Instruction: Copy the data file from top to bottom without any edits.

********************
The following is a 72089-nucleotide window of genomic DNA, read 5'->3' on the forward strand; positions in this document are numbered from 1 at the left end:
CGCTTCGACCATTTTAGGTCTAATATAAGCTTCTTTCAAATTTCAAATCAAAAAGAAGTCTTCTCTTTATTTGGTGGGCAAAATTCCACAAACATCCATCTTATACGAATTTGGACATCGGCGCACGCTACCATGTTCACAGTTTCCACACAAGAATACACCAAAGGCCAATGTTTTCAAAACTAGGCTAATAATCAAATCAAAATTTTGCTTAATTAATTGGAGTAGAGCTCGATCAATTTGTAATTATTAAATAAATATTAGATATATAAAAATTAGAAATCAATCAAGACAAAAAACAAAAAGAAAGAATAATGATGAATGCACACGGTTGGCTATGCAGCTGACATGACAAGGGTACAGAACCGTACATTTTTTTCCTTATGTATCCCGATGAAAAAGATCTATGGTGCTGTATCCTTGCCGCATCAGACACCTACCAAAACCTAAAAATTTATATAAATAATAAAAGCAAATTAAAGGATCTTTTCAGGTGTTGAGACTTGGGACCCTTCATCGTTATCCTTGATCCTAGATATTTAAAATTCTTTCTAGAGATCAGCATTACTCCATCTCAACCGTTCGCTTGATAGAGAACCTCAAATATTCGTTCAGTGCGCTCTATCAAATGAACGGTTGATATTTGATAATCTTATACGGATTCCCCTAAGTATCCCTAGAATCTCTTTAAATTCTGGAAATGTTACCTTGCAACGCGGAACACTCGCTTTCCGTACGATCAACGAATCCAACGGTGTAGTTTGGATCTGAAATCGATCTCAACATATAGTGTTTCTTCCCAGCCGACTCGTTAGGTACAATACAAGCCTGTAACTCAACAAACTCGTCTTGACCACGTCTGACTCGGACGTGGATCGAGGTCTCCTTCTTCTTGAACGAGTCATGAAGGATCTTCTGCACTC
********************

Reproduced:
The following is a 72089-nucleotide window of genomic DNA, read 5'->3' on the forward strand; positions in this document are numbered from 1 at the left end:
CGCTTCGACCATTTTAGGTCTAATATAAGCTTCTTTCAAATTTCAAATCAAAAAGAAGTCTTCTCTTTATTTGGTGGGCAAAATTCCACAAACATCCATCTTATACGAATTTGGACATCGGCGCACGCTACCATGTTCACAGTTTCCACACAAGAATACACCAAAGGCCAATGTTTTCAAAACTAGGCTAATAATCAAATCAAAATTTTGCTTAATTAATTGGAGTAGAGCTCGATCAATTTGTAATTATTAAATAAATATTAGATATATAAAAATTAGAAATCAATCAAGACAAAAAACAAAAAGAAAGAATAATGATGAATGCACACGGTTGGCTATGCAGCTGACATGACAAGGGTACAGAACCGTACATTTTTTTCCTTATGTATCCCGATGAAAAAGATCTATGGTGCTGTATCCTTGCCGCATCAGACACCTACCAAAACCTAAAAATTTATATAAATAATAAAAGCAAATTAAAGGATCTTTTCAGGTGTTGAGACTTGGGACCCTTCATCGTTATCCTTGATCCTAGATATTTAAAATTCTTTCTAGAGATCAGCATTACTCCATCTCAACCGTTCGCTTGATAGAGAACCTCAAATATTCGTTCAGTGCGCTCTATCAAATGAACGGTTGATATTTGATAATCTTATACGGATTCCCCTAAGTATCCCTAGAATCTCTTTAAATTCTGGAAATGTTACCTTGCAACGCGGAACACTCGCTTTCCGTACGATCAACGAATCCAACGGTGTAGTTTGGATCTGAAATCGATCTCAACATATAGTGTTTCTTCCCAGCCGACTCGTTAGGTACAATACAAGCCTGTAACTCAACAAACTCGTCTTGACCACGTCTGACTCGGACGTGGATCGAGGTCTCCTTCTTCTTGAACGAGTCATGAAGGATCTTCTGCACTC